Victim Of Chimpanzee Attack Receives Face Transplant
A Connecticut woman who was mauled more than two years ago has received a new face, the third full face transplant to be performed in the United States.
Charla Nash, 57, was attacked by a friend’s 200-pound chimpanzee in February 2009. Travis the chimpanzee went berserk and ripped off Nash’s hands, nose, lips and eyelids before police shot and killed it.
The mauling left Nash blind and she has only been able to take in pureed food through the small opening that was left of what used to be her mouth.
“To us, she’s not a woman who was mauled by the chimpanzee,” says Dr. Bohdan Pomahac, who led the surgical team. “To us, Charla is a courageous, strong person who inspired the team to do everything possible using our collective expertise to restore her quality of life.”
Dr. Pomahac led a 30-member surgical team at Brigham and Women’s Hospital that gave Nash a full face as well as a double hand transplant late last month. For more than 20 hours, the team replaced Nash’s nose, lips, facial skin, muscles of facial animation and nerves, according to Reuters.
Unfortunately, the double hand transplant did not thrive.
“The hand transplant turned out to be very challenging,” Pomahac says. “A few days post operatively Charla developed pneumonia and she became septic. After several days of doing everything possible to maintain the hands it was clear they were not thriving, so we removed the hands.”
However, doctors are optimistic about the possibility of another hand transplant in the future once another donor is identified.
“For a blind patient, I think the hands do provide the contact to the outside world, and ultimately the road to independence”¦ and that’s why I think she will want to have it done in the future,” Pomahac says.
Worldwide, about a dozen face transplants have been completed ““ in the U.S., France, Spain and China. Brigham and Women’s Hospital have performed two previous full-face transplants in the U.S.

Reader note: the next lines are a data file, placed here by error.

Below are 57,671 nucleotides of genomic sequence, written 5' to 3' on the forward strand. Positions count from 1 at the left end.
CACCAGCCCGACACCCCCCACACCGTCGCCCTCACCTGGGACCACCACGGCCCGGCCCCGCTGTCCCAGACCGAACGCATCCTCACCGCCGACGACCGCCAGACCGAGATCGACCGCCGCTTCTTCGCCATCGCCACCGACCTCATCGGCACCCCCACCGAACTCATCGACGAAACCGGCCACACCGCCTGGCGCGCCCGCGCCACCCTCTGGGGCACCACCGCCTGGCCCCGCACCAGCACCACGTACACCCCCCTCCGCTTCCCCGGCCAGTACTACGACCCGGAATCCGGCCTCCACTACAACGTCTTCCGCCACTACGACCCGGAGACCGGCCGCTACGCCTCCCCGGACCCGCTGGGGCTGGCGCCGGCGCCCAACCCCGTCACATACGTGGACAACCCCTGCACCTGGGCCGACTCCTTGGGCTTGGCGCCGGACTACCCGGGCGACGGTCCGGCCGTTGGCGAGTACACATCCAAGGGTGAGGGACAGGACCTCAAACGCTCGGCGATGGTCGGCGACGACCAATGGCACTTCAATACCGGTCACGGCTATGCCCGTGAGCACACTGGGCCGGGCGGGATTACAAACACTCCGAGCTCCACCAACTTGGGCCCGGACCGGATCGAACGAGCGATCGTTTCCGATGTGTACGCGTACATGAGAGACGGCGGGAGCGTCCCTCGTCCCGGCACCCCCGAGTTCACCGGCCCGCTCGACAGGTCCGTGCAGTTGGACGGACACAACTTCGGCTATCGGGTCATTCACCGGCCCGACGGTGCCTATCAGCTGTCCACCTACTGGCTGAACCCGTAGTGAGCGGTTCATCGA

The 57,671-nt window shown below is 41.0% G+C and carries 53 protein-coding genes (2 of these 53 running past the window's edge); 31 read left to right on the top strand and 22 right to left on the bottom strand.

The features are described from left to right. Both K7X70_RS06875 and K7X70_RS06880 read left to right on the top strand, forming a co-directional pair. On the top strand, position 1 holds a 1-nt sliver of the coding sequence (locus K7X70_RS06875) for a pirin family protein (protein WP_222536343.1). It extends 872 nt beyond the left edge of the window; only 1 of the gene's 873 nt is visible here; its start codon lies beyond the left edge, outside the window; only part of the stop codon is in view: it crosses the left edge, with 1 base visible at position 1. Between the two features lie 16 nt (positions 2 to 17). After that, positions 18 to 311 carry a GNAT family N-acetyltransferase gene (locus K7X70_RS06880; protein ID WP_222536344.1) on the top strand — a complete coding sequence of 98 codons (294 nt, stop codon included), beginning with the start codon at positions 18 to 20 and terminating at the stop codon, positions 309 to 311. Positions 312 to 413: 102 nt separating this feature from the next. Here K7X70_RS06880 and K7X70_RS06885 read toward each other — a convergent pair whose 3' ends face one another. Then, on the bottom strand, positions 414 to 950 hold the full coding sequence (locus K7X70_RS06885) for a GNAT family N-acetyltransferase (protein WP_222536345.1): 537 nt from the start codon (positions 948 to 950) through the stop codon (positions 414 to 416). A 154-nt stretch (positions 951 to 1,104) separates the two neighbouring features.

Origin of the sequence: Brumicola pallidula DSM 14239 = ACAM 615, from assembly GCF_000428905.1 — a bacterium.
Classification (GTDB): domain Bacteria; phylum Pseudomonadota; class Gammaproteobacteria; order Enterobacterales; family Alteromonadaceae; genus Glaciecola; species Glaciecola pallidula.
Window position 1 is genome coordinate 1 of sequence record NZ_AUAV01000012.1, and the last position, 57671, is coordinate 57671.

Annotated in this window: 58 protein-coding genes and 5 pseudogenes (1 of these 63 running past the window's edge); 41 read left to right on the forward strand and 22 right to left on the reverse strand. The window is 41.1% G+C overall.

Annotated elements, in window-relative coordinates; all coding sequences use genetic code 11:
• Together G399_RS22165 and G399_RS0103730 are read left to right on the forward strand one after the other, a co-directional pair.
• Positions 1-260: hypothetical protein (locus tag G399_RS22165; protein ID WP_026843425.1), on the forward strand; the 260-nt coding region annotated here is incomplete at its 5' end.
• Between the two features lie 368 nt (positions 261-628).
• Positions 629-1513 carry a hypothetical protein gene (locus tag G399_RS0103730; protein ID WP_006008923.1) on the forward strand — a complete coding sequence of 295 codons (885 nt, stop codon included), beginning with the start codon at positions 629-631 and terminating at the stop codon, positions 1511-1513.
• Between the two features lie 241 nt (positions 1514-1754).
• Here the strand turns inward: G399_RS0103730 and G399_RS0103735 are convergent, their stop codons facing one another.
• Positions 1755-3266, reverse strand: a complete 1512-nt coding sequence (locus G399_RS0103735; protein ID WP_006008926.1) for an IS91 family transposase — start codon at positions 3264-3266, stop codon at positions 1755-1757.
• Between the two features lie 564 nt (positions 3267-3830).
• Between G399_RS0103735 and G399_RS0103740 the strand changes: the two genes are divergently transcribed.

Boston hospital has been given a grant for five face transplants by the U.S. military in hopes that the operations can eventually benefit soldiers who are disfigured in battle.
Dallas Wiens was the first full face transplant recipient in the United States. The 26-year-old headed home to Texas last month to be with his young daughter. He is still continuing facial muscle rehabilitation and resuming his normal life, reports Reuters.
As for Nash, it would be several more months before any images of her new face will be released. She did not attend a hospital news conference Friday.
Doctors say that she would not resemble the donor because the muscles and tissue would form to her own bone structure as she heals. She will also gain more control of her facial muscles and more feeling, allowing her to breathe through her nose and develop her sense of smell. However, she will still remain blind.
Nash will be able to feel less self-conscious in public, Pomahac says. Last spring, she had to skip her daughter’s high school graduation because she didn’t want to become the center of attention.
“We know it broke her heart,” says Pomahac. “I think her new face will allow Charla to be present when Briana graduates from college in a few short years.”
Nash’s brother Steve says that his sister is looking forward to enjoying hot dogs and a slice of pizza from their favorite pizza place in Poughkeepsie, N.Y., where grew up. He called the operation “miraculous.”
“We are confident Charla will gain her goal to regain her health and independence in the future,” he says.
Her sister-in-law Kate says, Charla hated to have her picture taken. Any family gathering, she’d disappear.
She doesn’t want to be the center of attention ever, you know. That’s why she wants this. She’s so happy about getting a face, so people won’t say, “ËœLook at that lady with the veil.”
Pomahac says that Nash’s face transplant “will certainly help her tremendously to feel human again.”
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